In 2019, the Dogwifhat meme became popular among esports personalities on Twitter (X). In 2023, the meme inspired $WIF, a new token that’s “literally a dog wif a hat.” $WIF’s community of holders directs the project through real-time content creation. They also drive the project’s advertising. In recent weeks, the community raised over $690,000 to brand the Las Vegas Sphere with their memecoin—a media buy that also launched its own news cycle. 

Today, for many brands, content and media strategy are centralized. Marketers can unlock new efficiencies by allowing fans to drive these decisions. Real-time community content creation allows for rapid messaging iteration and insight generation. Community-executed media buys can help ensure impact: reaching your audiences in the places that matter to them. 

The rise of gaming has changed our norms around content consumption. With Gen Z now spending more time engaging with video games than watching TV, audiences expect different experiences from digital storytelling. Gaming storyworlds unfold across multimedia in real-time. They fall outside simple scripts and finite frames. 

Memecoins function as open storyworlds that transform through user participation; their value and meaning can change dramatically over time. Memecoin leans into the visual cues of gaming, providing its community with the opportunity to shape the project’s success across a long-term roadmap and a real-time market. Because the project is open-ended and always updating, there’s a reason to return to it. For marketers, this type of game-driven story design can help retain audiences by treating them as players, not just passive viewers.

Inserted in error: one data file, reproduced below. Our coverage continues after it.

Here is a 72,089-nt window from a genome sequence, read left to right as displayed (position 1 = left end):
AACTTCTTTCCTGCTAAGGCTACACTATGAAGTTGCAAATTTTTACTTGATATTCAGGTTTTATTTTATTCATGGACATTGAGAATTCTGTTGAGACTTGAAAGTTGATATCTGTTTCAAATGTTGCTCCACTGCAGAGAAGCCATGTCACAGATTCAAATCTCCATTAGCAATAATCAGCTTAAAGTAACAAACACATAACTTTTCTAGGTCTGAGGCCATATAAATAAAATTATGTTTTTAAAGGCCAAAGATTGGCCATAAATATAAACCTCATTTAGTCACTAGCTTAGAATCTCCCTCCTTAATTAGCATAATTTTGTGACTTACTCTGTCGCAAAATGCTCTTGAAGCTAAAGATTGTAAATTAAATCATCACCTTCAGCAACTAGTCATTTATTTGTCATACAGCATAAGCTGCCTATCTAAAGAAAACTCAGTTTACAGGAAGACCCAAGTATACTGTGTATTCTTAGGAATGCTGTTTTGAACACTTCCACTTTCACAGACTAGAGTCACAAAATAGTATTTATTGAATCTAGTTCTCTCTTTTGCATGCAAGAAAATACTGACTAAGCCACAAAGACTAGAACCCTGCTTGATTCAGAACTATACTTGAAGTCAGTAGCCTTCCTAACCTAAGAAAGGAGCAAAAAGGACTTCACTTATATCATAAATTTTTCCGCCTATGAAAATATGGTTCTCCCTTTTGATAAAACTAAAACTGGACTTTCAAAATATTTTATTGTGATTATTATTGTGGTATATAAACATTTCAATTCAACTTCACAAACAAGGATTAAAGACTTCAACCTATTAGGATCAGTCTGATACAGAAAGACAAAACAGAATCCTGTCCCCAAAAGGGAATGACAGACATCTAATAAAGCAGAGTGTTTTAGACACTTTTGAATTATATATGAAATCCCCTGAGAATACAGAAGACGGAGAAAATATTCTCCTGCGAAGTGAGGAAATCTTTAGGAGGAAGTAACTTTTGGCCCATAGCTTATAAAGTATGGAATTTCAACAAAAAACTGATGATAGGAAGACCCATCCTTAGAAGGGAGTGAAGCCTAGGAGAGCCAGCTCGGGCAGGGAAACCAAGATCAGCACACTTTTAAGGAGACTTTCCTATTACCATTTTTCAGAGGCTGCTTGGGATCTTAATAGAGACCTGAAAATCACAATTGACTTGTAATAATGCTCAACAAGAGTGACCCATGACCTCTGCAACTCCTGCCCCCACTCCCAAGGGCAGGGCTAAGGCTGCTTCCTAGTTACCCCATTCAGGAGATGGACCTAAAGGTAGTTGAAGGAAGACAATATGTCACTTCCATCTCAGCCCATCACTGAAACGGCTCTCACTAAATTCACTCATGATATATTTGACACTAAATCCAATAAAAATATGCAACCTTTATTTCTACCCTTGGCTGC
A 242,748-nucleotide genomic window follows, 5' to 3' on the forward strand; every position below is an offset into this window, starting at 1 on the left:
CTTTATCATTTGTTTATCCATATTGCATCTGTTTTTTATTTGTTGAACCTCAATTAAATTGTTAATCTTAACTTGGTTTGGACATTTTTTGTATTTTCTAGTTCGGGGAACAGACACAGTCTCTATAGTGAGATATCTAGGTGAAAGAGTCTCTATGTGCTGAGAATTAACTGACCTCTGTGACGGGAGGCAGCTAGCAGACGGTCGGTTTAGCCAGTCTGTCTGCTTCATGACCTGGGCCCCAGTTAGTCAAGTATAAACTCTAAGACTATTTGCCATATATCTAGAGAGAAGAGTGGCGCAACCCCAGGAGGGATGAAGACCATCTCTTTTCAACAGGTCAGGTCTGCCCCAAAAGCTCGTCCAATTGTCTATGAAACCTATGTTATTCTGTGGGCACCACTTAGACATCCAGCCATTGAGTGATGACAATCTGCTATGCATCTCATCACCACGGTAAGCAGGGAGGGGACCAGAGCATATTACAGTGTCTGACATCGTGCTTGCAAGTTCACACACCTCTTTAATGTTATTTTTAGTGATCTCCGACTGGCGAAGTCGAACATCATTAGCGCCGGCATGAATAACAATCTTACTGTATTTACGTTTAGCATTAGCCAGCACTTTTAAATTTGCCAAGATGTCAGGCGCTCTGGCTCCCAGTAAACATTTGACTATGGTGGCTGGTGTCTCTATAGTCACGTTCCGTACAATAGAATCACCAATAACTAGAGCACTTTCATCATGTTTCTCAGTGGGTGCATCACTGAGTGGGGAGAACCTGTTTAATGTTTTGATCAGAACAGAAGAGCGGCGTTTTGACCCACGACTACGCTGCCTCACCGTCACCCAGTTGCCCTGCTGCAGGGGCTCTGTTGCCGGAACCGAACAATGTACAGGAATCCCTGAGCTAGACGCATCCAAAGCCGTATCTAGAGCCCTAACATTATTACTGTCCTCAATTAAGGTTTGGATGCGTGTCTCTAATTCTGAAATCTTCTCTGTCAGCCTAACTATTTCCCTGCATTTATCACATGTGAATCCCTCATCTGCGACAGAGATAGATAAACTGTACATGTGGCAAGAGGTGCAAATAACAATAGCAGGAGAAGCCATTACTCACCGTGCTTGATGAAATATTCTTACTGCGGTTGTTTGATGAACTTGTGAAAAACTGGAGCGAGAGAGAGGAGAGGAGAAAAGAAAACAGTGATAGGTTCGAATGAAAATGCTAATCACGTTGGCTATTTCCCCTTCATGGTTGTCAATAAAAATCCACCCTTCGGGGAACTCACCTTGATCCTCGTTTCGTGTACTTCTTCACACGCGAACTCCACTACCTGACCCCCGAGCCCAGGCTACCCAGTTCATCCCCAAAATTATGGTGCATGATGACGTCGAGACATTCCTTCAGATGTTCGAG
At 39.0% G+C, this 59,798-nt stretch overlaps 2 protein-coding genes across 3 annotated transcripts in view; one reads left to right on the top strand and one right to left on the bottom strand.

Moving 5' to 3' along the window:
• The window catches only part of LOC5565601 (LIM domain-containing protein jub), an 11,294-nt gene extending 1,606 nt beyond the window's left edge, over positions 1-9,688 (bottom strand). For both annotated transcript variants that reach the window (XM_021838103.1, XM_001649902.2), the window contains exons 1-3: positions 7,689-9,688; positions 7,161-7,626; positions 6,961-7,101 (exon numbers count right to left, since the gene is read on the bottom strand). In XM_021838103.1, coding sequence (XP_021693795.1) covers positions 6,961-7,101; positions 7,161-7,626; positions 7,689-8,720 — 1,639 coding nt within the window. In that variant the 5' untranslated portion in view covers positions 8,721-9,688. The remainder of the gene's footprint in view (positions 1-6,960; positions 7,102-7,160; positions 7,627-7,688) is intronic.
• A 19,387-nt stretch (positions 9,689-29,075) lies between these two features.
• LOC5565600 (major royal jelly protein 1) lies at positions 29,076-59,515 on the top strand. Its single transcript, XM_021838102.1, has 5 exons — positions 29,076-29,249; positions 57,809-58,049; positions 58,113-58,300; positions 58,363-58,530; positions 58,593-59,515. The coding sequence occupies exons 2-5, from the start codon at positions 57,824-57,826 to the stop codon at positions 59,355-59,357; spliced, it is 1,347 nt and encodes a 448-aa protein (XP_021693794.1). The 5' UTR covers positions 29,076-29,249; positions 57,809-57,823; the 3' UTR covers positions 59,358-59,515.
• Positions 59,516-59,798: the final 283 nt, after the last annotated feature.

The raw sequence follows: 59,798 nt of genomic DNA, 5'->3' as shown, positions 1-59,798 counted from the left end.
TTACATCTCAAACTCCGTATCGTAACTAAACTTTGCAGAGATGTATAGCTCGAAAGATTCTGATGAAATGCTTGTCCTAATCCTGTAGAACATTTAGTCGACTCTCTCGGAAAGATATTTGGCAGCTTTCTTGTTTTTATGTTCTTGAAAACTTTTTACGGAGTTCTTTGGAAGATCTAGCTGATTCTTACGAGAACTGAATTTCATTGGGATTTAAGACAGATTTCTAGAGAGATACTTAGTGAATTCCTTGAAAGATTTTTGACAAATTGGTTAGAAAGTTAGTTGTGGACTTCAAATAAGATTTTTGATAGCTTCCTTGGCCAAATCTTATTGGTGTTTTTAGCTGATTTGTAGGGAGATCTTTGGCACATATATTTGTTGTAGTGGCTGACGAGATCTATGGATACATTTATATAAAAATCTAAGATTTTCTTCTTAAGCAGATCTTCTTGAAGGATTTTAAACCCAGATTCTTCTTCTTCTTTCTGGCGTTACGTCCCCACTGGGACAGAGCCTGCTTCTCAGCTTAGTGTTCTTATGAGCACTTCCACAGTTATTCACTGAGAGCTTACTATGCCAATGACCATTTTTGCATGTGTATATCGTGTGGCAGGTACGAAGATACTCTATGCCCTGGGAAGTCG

While memecoins have exploded in popularity, their appeal is niche and absurd. It’s tempting to write them off as an artifact of this stupid, specific moment in internet culture. But their emergence challenges us to think about digital experiences differently: to imagine storytelling as an inherently participatory medium. Beyond traditional media, the formats that will increasingly matter to marketers and fans are the ones that encode and incentivize interaction.

Straith Schreder

Straith Schreder

Straith Schreder is the chief creative officer at Candy Digital, the go-to next-generation brand engagement platform, where she’s responsible for developing and producing breakthrough NFT experiences in collaboration with artists, institutions, and IP. Previously working at Candy, Straith was the executive creative director of Palm NFT Studio, a technology company that partnered with leading artists, creatives, IP owners, and entertainment companies to redefine fan engagement using NFTs. Straith has previously served as the executive creative director for VICE Media Group and the VP of Creative Initiatives at BitTorrent, Inc., in addition to working with brands including Mozilla, Amazon Studios, Nike, and more.